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Discussion Starter · #1 ·

I had a shocker yesterday. I was trying to tune my Car audio system on my Samsung 3s since I don't have real EQ hardware yet. Google Play had an update which a 5 band EQ I was using, stopped working. Therefor I switched over to WinAmp Pro, which has a more clunky EQ interface but is 10 band. With a flat EQ signal playing the exact same sound file, the difference was immediate to a flat Google Play signal. The sound was cleaner and much more responsive . I looked at the signal on the RTA and sure enough the slope was a lot more smoother and tighter (sorry don't know the correct terminology). Winamp does have a prevent clipping option but even when I turned it off the sound was still better.

 

I don't know enough on how to test what is going on but it never dawned on me that software could matter so much in regards to sound quality. I don't know what is going on and I would need to play around and test some other software, but what is going on that the difference would be so audible? I don't know the science well enough but I would of thought 256k MP3 should play the same but it is being processed differently somehow.
 

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if one of the EQ sections is not transparent, they'll sound different. AFAIK, highly unlikely that conversion of the MP3 itself to PCM is where the issue is. It's the processing software that's poorly implemented . . . .


Like my old analog 32 band EQ that always added hiss whenever any band was adjusted to something other than zero. A design fail. also like my phone, which adds nasty noise between songs and at least sometimes overlays a haze of very ugly noise in quieter passages. Makes listening to it suitable for lawn mowing and, if I stay away from jazz and classical, taking walks where I have no alternative. But it drives me nuts. IDK if it's a software or hardware issue . . .
 

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Discussion Starter · #3 ·

Here is the weird part I never noticed it with a decent set of  headphone. My headphone still sound better than the system. However when I listened closely I can barely tell the difference it just was not as pronounced with headphones. Therefore it that case it could be in my head on head phones.  I also noticed an improvement via Bluetooth. Although it was not as drastic so it could not be the powered line, although that might be some of it. This was all done at volume no higher than 2/3rd on the phone. I just though the software was all running the same decoding codac and it was all about options and user interface. I just never had read over the years one player sounding better than another on the same hardware. I just was wondering if players are now about enhancing sound, or some how modifying the single. I did not think they did that unless the some option in the software was explicated asking.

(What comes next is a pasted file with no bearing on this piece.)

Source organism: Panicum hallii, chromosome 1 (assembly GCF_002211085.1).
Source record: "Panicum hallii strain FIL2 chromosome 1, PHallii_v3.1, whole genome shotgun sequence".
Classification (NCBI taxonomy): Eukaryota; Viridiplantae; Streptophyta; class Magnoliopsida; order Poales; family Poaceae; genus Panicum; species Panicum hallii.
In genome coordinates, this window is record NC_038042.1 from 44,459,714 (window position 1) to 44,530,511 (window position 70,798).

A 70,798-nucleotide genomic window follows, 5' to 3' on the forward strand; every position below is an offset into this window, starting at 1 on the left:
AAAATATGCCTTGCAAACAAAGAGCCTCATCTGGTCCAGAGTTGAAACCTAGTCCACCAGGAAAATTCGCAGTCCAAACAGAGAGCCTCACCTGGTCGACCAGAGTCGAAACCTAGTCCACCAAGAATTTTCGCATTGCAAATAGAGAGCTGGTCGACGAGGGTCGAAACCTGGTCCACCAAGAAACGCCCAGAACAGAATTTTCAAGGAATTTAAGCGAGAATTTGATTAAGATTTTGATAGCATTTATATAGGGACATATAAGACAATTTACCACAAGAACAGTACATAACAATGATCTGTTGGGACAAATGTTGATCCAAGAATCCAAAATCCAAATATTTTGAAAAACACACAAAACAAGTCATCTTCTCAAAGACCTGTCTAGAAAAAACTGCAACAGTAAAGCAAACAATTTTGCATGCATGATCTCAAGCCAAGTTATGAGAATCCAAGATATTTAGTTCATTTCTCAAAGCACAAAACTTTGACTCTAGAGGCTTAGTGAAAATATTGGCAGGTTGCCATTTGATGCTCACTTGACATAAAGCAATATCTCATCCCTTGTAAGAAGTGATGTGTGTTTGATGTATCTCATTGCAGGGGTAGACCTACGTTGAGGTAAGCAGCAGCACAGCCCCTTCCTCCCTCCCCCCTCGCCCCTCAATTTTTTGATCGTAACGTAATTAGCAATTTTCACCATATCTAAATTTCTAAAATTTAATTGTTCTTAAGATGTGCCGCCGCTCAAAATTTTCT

I notice when I turn the preamp up on Winamp it started to distort pass a few db increase. So could Google play be applying a preamp? I will check to see if the levels differ.
 

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MP3 is just a specification. Implementors are free to buy or write their own decoders. There is no central entity which certifies them. As a result, the decoding quality does vary. Here is a rating of a few decoders from years back:




In the context of phones, using least amount of power is important so some shortcuts may be taken there too although in this day and age, those processors are so fast and efficient that hopefully they are no longer doing that.


In addition to the MP3 decoder, there are other software implementations. You mentioned EQ. There are indeed poor implementations of that. Building a nice one requires more care than many put in them. And one universal down side is that you need "headroom" to make them work meaning you have to lower the levels which is the option you saw in one of the players. Without it, it can cause clipping which badly distorts the music.
 
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